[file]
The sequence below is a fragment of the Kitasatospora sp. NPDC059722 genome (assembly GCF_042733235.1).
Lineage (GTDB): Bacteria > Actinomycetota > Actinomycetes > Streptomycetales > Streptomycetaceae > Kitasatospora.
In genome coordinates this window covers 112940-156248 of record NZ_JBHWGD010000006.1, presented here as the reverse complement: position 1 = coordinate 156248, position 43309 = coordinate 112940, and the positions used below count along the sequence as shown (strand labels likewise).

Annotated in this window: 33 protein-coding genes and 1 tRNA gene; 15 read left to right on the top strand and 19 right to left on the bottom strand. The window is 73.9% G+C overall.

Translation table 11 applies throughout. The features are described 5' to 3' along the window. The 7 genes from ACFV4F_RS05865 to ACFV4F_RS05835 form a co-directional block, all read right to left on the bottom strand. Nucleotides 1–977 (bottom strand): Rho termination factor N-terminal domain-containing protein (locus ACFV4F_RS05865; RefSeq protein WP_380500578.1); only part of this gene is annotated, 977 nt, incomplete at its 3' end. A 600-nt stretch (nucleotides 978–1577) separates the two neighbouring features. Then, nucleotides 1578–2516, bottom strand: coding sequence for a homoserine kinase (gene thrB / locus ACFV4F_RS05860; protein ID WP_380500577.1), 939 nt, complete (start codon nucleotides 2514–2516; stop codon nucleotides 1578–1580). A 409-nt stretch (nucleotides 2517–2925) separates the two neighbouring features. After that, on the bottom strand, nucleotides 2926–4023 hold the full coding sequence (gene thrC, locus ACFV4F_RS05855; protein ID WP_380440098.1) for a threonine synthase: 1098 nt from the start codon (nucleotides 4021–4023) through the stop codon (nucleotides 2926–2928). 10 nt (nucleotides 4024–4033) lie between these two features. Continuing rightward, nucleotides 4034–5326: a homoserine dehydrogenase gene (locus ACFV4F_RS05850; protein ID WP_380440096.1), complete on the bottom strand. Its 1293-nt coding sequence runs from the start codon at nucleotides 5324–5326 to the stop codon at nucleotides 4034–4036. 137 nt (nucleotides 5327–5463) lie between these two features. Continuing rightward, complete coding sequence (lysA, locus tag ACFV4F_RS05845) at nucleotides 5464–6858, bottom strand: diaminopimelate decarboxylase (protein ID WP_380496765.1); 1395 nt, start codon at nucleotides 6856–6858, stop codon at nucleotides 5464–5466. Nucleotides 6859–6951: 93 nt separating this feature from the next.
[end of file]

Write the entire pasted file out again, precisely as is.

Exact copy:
The sequence below is a fragment of the Kitasatospora sp. NPDC059722 genome (assembly GCF_042733235.1).
Lineage (GTDB): Bacteria > Actinomycetota > Actinomycetes > Streptomycetales > Streptomycetaceae > Kitasatospora.
In genome coordinates this window covers 112940-156248 of record NZ_JBHWGD010000006.1, presented here as the reverse complement: position 1 = coordinate 156248, position 43309 = coordinate 112940, and the positions used below count along the sequence as shown (strand labels likewise).

Annotated in this window: 33 protein-coding genes and 1 tRNA gene; 15 read left to right on the top strand and 19 right to left on the bottom strand. The window is 73.9% G+C overall.

Translation table 11 applies throughout. The features are described 5' to 3' along the window. The 7 genes from ACFV4F_RS05865 to ACFV4F_RS05835 form a co-directional block, all read right to left on the bottom strand. Nucleotides 1–977 (bottom strand): Rho termination factor N-terminal domain-containing protein (locus ACFV4F_RS05865; RefSeq protein WP_380500578.1); only part of this gene is annotated, 977 nt, incomplete at its 3' end. A 600-nt stretch (nucleotides 978–1577) separates the two neighbouring features. Then, nucleotides 1578–2516, bottom strand: coding sequence for a homoserine kinase (gene thrB / locus ACFV4F_RS05860; protein ID WP_380500577.1), 939 nt, complete (start codon nucleotides 2514–2516; stop codon nucleotides 1578–1580). A 409-nt stretch (nucleotides 2517–2925) separates the two neighbouring features. After that, on the bottom strand, nucleotides 2926–4023 hold the full coding sequence (gene thrC, locus ACFV4F_RS05855; protein ID WP_380440098.1) for a threonine synthase: 1098 nt from the start codon (nucleotides 4021–4023) through the stop codon (nucleotides 2926–2928). 10 nt (nucleotides 4024–4033) lie between these two features. Continuing rightward, nucleotides 4034–5326: a homoserine dehydrogenase gene (locus ACFV4F_RS05850; protein ID WP_380440096.1), complete on the bottom strand. Its 1293-nt coding sequence runs from the start codon at nucleotides 5324–5326 to the stop codon at nucleotides 4034–4036. 137 nt (nucleotides 5327–5463) lie between these two features. Continuing rightward, complete coding sequence (lysA, locus tag ACFV4F_RS05845) at nucleotides 5464–6858, bottom strand: diaminopimelate decarboxylase (protein ID WP_380496765.1); 1395 nt, start codon at nucleotides 6856–6858, stop codon at nucleotides 5464–5466. Nucleotides 6859–6951: 93 nt separating this feature from the next.